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Loss-making Swedish carmaker Saab said on Thursday it couldn't pay its employees wages as it had not obtained the short-term funding it needs.
The IF Metall and Unionen groups at Saab, which has made losses for the last two decades, said they would send a formal demand for payment on Monday if their members had not received their wages by then.
"Then the company has seven days to react," IF Metall representative Veli-Pekka Saikkala told Reuters.
"After that there are two alternatives. Either we see that the situation can be solved, or we demand that Saab is put into bankruptcy."
Production at Saab, owned by Netherlands-based Swedish Automobile, has been halted for most of April and May and is currently down for at least the next week because it doesn't have the money to pay suppliers for parts.
Shares in Swedish Automobile, which itself has never made a profit since starting operations in 2000 under the name Spyker, had plunged 29 percent to 1.751 euros. It bought Saab from General Motors in early 2010 but fell far short of its first-year sales targets, leading to the escalating cash crisis.
Swedish Automobile this month agreed a rescue package for Saab from two Chinese car companies, Zhejiang Youngman Lotus Automobile Co and Pangda that would solve longer-term financing problems if approved by authorities in China and Europe, but those deals do not provide for its short-term cash requirements.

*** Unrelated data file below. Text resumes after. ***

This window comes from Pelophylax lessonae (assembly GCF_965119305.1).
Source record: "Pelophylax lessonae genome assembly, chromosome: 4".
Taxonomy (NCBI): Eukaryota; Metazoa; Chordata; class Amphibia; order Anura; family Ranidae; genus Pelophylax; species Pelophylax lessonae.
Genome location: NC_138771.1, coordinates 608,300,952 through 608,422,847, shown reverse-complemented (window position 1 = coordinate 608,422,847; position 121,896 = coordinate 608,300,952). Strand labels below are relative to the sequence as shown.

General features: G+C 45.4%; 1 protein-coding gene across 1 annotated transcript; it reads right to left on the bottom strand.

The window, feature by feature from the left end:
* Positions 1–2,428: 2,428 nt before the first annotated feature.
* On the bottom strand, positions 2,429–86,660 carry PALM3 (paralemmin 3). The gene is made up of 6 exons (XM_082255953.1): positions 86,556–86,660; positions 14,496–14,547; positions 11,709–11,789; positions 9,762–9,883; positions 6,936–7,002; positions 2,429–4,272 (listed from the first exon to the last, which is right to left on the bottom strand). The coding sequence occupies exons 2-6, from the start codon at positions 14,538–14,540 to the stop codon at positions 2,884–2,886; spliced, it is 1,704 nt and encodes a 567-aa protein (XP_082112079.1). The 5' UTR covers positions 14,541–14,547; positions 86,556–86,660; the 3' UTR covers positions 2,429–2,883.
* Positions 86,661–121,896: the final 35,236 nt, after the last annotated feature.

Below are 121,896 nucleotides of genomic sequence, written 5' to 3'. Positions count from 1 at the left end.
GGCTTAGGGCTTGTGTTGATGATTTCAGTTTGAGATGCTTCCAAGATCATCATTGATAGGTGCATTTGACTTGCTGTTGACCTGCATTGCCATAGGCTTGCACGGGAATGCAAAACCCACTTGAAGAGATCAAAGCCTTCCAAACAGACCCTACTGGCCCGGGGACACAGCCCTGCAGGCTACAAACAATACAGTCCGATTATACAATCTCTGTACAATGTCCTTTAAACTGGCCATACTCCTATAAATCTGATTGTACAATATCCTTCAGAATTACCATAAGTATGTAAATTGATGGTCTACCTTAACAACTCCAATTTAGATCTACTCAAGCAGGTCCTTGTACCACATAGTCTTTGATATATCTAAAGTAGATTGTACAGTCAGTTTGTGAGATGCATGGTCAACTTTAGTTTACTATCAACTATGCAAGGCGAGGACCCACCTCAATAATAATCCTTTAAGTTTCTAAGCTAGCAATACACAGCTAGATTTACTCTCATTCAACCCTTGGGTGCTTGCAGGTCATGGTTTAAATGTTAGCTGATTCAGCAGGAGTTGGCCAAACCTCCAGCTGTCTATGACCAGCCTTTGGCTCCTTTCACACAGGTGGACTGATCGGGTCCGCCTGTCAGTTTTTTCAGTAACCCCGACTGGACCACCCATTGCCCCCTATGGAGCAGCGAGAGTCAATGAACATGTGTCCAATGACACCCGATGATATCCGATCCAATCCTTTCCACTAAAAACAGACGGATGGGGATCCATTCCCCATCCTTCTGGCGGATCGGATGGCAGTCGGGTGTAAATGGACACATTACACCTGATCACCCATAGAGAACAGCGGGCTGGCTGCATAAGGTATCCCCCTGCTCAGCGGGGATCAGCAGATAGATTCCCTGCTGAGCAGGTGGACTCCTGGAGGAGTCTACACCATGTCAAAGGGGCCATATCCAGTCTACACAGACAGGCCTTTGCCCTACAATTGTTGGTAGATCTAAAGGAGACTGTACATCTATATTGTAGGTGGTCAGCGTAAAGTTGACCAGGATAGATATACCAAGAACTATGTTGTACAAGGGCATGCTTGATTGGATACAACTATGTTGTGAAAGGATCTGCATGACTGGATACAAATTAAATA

Swedish Automobile said in a statement it was in talks with various parties including current financiers to resolve the cash crunch, including via a sale and leaseback of Saab's factory.
"There can, however, be no assurance these discussions will be successful or that the necessary funding will be obtained," it said.
Analyst Martin Crum at Dutch broker AEK said a bankruptcy was still possible for Saab.
"The company is in a downward spiral. The longer it takes, the tougher it gets. The longer it takes, the more potential buyers will leave," he said.
Saab spokeswoman Gunilla Gustavs said it was not possible to say when salaries would be paid. "That depends on when and if we can secure short-term funding, for example through the real estate deal.
"This is really bad news, and we are working intensely to do something about it. There are no guarantees, but we are not giving up," she said. "There's no talk of laying off employees."
Earlier this week Saab made a payment offer to suppliers in an effort to get production going again.
The chairman of Sweden's association of car industry suppliers Christer Palm said many suppliers seemed willing to accept the deal, which he said entailed payment of 10 percent of outstanding debt at the restart of production as a first step toward full repayment.
The Swedish government declined to comment.